This month, researchers in Boston found that it may be possible to train the brain to unconsciously prefer healthier, more nutritious foods. Writing in the journal Nutrition and Diabetes, the researchers looked at MRI images of the brains of overweight patients while they looked at images of various foods. The patients then took part in a newly designed course of dieting and nutritional counseling for 6 months. When patents were shown pictures of food again after completing the program, MRIs revealed the excitement portion of the brain was more active than the control groups’ when exposed to images of healthier foods.

Changing people’s food preferences is not a new idea. Everyone from marketing professionals to pediatricians and parents of stubborn young children are interested in the possibility. In 1981, a study in the journal Child Development demonstrated that children’s snack preferences could be altered by coupling the snack with positive adult attention. The more positive attention received, the more children seemed to prefer the snack compared to before the study began. Of course, the definition of “snack” in 1981 seems quaint by modern standards—”the snack” categories listed in the study include fruit, cheese, nuts, and crackers.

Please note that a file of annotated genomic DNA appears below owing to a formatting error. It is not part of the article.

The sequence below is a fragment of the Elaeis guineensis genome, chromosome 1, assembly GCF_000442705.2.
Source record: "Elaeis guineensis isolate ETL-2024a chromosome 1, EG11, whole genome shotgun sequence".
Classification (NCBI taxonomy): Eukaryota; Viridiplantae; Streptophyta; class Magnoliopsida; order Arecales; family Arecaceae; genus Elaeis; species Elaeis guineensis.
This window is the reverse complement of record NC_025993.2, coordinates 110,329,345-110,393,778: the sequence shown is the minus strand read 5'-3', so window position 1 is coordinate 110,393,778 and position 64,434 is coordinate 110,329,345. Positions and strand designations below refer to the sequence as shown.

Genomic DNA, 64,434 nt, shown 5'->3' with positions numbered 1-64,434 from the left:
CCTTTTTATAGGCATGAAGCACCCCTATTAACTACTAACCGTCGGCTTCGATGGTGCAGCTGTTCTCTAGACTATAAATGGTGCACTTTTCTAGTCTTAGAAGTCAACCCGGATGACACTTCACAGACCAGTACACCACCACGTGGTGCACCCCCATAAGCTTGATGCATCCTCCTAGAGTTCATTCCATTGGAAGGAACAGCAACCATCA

So does it work in adults? The answer is important, given the attention and healthcare spending directed toward obesity, but the current study, which only included 13 people may not be able to answer the question. The crucial question may not be: “can food preferences be changed,” but  “can they be changed permanently?” A larger, longer study is planned to find out.

 

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Child Development, Vol. 52, No. 2 (Jun., 1981), pp. 755-758
Wiley on behalf of the Society for Research in Child Development